Volume 10 Supplement 1

Abstracts of the 11th Annual SCMR Scientific Sessions - 2008

Open Access

1108 On the use of cardiac contour propagation methods

  • Gilion Hautvast1,
  • Steven Lobregt1,
  • Marcel Breeuwer1 and
  • Frans Gerritsen1
Journal of Cardiovascular Magnetic Resonance200810(Suppl 1):A233

DOI: 10.1186/1532-429X-10-S1-A233

Published: 22 October 2008

Introduction

Quantitative analysis of cine CMR requires a delineation of the cardiac contours on all images. Cardiac contour propagation tools are used to enable a quick delineation. Such tools can be used to propagate cardiac contours from a single initial delineation at end diastole (ED) to the other phases, as we described in [1]. In 2007, [2] presented a dual approach requiring initial contours at ED and end systole (ES). Although it seems obvious that the dual initialized approach is more accurate, little is known on the effects of dual initialization on inter-observer variation.

Purpose

The purpose of our work is to compare the accuracy and variability of resulting contours after single and dual propagation.

Methods

We have implemented a cardiac contour propagation algorithm based on active contours, allowing initialization at ED only or at ED and ES. Both approaches have been used on 34 cine CMR acquisitions.

All acquisitions contained 3 slices and 25 phases. All images were 256 × 256 in size and covered a field of view of 350 × 350 mm – 410 × 410 mm. The images were obtained with flip angle 60°, TE 1.5–1.6 ms and TR 3.1–3.2 ms. We are grateful to the Deutsches Herzzentrum, Berlin, for supplying image data.

Golden standard delineations were obtained by averaging contours provided by several users. Four scans have been manually delineated twice by three users. The remainder of scans has been delineated twice by two users, by editing the result of the contour propagation tools described in [1].

The accuracy of resulting contours has been assessed by measuring the mean ± SD RMS error with respect to the Golden Standard. The inter-observer variability has been measured as the average RMS error with respect to the golden standard.

Results

We have measured the RMS errors for the LV endocardium and LV epicardium respectively. For single propagation, this resulted in 1.30 ± 0.53 mm and 0.85 ± 0.38 mm, as compared to 0.86 ± 0.43 mm and 0.58 ± 0.29 mm for dual propagation. However, the initial contours are subject to inter-observer variability of manual delineation, which increases from 0.77 ± 0.37 mm at ED to 1.52 ± 0.87 mm at ES for the LV endocardium. Consequently, the inter-observer variability of LV endocardium contours after single and dual propagation is equivalent, 1.54 ± 0.71 mm vs. 1.47 ± 0.74 mm. See figures 1 and 2 for a detailed representation of accuracy and inter-observer variability over time for the LV endocardium contour. For the LV epicardium contour, inter-observer variability for single and dual propagation is 1.13 ± 0.46 mm and 0.93 ± 0.40 mm.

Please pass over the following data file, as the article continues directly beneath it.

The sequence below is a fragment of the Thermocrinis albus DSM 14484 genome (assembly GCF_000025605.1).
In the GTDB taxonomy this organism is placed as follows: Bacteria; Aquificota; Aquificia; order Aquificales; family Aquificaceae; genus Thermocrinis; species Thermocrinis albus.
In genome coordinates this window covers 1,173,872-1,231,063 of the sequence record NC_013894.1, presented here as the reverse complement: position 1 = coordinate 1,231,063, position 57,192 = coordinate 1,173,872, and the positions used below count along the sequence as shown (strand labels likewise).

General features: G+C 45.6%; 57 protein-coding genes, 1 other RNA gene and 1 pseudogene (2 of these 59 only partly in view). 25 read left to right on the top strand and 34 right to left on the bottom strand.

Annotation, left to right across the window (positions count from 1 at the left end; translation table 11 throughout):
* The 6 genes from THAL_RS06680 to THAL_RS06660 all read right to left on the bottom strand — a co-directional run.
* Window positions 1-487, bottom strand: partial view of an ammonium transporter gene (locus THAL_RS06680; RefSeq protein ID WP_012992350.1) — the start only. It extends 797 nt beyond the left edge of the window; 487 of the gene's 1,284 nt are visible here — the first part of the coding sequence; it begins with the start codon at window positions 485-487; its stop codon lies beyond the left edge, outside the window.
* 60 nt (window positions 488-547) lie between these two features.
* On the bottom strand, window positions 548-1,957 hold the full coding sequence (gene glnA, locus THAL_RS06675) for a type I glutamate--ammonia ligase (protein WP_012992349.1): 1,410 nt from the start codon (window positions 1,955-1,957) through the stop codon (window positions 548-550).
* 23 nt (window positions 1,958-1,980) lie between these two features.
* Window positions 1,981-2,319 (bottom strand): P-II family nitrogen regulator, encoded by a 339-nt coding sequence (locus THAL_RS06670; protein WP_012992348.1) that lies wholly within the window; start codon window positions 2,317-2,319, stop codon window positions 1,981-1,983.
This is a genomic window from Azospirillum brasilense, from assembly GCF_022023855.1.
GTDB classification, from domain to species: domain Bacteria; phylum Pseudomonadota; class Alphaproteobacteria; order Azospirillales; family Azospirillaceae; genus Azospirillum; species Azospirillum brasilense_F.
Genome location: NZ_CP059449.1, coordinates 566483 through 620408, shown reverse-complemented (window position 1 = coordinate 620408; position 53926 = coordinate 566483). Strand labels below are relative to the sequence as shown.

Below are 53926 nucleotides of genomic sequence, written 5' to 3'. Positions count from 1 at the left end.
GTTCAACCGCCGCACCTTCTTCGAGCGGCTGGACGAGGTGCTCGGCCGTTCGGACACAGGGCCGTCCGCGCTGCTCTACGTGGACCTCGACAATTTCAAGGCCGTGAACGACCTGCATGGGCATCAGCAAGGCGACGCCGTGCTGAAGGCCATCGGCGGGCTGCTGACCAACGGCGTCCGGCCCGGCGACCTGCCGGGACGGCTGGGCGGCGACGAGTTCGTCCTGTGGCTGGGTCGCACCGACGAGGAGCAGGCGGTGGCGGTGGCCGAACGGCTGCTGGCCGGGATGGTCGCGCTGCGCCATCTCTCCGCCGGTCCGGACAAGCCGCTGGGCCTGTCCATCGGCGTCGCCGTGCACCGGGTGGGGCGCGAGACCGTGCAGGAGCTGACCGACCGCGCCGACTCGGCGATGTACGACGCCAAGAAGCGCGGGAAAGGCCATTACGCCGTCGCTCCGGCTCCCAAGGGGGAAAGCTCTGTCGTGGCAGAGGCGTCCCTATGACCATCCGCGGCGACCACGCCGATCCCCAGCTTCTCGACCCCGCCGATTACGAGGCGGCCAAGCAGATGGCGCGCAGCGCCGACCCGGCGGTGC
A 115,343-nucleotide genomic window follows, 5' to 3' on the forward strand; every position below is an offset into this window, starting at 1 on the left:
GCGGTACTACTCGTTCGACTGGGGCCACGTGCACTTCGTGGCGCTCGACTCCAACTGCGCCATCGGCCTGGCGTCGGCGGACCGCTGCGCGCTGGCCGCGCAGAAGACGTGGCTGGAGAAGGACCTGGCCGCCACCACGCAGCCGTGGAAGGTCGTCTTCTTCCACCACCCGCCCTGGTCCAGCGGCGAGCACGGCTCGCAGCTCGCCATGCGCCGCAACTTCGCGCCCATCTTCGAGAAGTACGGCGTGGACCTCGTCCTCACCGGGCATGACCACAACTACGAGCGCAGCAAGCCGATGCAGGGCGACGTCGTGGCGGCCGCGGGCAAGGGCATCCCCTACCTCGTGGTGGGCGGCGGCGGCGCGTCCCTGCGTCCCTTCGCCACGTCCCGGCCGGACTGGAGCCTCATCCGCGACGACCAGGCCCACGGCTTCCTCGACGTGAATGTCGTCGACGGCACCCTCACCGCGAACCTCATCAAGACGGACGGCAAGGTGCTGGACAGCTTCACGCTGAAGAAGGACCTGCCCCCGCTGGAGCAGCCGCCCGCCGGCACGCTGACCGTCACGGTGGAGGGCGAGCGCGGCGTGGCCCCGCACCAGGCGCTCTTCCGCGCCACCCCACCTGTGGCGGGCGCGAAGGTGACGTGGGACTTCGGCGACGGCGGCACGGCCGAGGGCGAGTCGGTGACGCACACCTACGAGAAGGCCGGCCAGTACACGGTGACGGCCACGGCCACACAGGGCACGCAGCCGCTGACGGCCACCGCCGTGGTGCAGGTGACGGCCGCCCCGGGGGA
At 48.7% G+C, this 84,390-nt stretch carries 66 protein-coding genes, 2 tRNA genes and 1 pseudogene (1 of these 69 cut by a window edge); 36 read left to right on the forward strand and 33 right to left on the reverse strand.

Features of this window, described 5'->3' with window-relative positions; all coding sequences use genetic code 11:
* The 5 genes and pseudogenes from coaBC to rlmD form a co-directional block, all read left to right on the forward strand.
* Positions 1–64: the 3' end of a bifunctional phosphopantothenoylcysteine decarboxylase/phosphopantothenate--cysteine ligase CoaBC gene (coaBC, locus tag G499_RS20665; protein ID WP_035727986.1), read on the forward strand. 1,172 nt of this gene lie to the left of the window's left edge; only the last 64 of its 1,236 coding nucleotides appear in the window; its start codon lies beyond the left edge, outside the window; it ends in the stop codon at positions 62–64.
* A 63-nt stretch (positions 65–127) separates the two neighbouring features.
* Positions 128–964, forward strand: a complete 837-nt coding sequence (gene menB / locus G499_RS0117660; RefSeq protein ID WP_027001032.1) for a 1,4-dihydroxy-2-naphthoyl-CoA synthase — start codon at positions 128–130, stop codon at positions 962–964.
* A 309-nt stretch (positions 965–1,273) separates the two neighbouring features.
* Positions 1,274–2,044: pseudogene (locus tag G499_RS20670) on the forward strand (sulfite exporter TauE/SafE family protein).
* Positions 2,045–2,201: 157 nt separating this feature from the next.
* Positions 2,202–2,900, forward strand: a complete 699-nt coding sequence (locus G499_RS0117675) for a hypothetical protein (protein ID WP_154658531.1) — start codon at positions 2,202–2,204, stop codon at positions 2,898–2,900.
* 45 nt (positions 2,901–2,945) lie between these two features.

Figure 1

Accuravy of LV endocardial contour propogation.

Figure 2

Variability after LV endocardium contour propogation.

Single propagation has been used on 30 additional acquisitions. Inter-observer variability after propagation, but before editing was 1.26 ± 0.98 mm and 1.08 ± 0.46 mm for the LV endocardium and LV epicardium respectively. After editing these numbers decreased to 0.98 ± 0.55 mm and 1.07 ± 0.44 mm. Performing a dual propagation of an edit at ES resulted in endocardial and epicardial contours within 0.19 ± 0.27 mm and 0.15 ± 0.14 mm of the intended segmentations.

Conclusion

Dual contour propagation is more accurate than single contour propagation. However, due to the increased inter-observer variability at ES, the dual approach does not provide more reproducible contours. Nevertheless, the dual approach can be considered to be a powerful method for editing results obtained using the single approach.

Authors’ Affiliations

(1)
Philips Medical Systems

References

  1. Hautvast : IEEE TMI. 2006, 25 (11): 1472-1482.Google Scholar
  2. Feng : ISMRM. 2007, 15: 766-Google Scholar
  3. Chalana : IEEE TMI. 1997, 16 (5): 1642-652.Google Scholar

Copyright

© Hautvast et al; licensee BioMed Central Ltd. 2008

This article is published under license to BioMed Central Ltd.

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